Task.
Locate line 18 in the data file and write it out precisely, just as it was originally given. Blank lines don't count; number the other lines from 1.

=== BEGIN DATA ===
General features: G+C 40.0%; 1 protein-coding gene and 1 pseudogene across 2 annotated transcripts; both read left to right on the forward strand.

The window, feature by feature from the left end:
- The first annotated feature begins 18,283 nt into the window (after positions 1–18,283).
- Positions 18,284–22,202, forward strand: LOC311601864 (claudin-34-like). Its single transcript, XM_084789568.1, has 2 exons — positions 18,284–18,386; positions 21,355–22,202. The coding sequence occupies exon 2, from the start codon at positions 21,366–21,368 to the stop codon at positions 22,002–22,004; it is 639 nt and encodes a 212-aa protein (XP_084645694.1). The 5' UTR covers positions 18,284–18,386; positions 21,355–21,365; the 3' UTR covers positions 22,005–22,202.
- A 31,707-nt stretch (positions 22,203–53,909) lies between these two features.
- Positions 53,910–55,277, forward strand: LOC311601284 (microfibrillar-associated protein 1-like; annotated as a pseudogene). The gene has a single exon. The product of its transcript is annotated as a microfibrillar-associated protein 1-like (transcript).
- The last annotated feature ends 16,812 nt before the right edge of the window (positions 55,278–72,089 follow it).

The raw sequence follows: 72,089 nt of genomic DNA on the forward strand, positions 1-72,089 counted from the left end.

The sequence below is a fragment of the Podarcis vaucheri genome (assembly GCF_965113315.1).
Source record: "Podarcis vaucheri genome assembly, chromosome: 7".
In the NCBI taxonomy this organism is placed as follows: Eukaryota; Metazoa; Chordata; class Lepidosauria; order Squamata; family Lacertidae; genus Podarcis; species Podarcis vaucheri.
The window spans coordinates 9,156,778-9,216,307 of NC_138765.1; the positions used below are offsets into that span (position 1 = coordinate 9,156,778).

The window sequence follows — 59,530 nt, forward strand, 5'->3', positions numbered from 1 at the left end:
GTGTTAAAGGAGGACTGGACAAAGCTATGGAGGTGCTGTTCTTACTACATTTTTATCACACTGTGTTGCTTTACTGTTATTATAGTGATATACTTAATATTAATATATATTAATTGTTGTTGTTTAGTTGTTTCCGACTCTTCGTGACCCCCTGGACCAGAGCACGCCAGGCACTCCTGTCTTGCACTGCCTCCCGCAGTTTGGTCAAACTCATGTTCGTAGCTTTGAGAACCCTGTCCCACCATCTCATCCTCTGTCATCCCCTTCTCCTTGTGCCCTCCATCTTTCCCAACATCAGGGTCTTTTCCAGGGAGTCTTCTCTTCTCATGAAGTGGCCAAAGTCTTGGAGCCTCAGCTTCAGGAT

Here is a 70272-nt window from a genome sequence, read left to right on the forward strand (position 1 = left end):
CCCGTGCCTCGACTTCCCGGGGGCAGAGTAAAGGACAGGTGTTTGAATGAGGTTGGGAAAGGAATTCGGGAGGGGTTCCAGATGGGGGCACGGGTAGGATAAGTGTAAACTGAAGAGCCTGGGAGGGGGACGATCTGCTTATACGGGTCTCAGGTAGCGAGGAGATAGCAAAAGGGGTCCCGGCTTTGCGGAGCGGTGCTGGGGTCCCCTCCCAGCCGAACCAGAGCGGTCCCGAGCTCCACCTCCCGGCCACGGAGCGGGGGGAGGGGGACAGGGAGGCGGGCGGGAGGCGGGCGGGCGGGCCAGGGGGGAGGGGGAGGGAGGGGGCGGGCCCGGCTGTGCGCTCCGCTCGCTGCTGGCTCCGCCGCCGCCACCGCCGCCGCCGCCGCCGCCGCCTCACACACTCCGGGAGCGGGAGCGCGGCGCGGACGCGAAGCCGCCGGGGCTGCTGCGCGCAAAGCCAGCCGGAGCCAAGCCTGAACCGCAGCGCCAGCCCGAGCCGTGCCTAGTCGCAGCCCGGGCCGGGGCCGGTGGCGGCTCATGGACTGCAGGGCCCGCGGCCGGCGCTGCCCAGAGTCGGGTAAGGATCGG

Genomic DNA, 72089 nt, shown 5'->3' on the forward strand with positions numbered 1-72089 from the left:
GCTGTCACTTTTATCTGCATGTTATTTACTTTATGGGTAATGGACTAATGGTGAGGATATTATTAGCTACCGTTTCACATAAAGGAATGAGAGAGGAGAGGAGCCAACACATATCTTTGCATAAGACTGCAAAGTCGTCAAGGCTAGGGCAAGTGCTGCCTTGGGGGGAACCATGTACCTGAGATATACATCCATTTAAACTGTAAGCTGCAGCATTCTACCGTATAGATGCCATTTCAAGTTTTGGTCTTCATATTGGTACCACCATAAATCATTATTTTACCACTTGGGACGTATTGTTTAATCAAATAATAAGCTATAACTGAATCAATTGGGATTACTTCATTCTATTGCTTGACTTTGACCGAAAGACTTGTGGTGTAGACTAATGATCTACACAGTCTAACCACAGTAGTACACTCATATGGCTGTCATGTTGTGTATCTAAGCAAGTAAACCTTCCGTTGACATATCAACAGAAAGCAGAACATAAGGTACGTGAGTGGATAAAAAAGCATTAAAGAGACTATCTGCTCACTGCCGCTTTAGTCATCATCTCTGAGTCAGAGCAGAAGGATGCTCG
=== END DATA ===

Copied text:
GCTGTCACTTTTATCTGCATGTTATTTACTTTATGGGTAATGGACTAATGGTGAGGATATTATTAGCTACCGTTTCACATAAAGGAATGAGAGAGGAGAGGAGCCAACACATATCTTTGCATAAGACTGCAAAGTCGTCAAGGCTAGGGCAAGTGCTGCCTTGGGGGGAACCATGTACCTGAGATATACATCCATTTAAACTGTAAGCTGCAGCATTCTACCGTATAGATGCCATTTCAAGTTTTGGTCTTCATATTGGTACCACCATAAATCATTATTTTACCACTTGGGACGTATTGTTTAATCAAATAATAAGCTATAACTGAATCAATTGGGATTACTTCATTCTATTGCTTGACTTTGACCGAAAGACTTGTGGTGTAGACTAATGATCTACACAGTCTAACCACAGTAGTACACTCATATGGCTGTCATGTTGTGTATCTAAGCAAGTAAACCTTCCGTTGACATATCAACAGAAAGCAGAACATAAGGTACGTGAGTGGATAAAAAAGCATTAAAGAGACTATCTGCTCACTGCCGCTTTAGTCATCATCTCTGAGTCAGAGCAGAAGGATGCTCG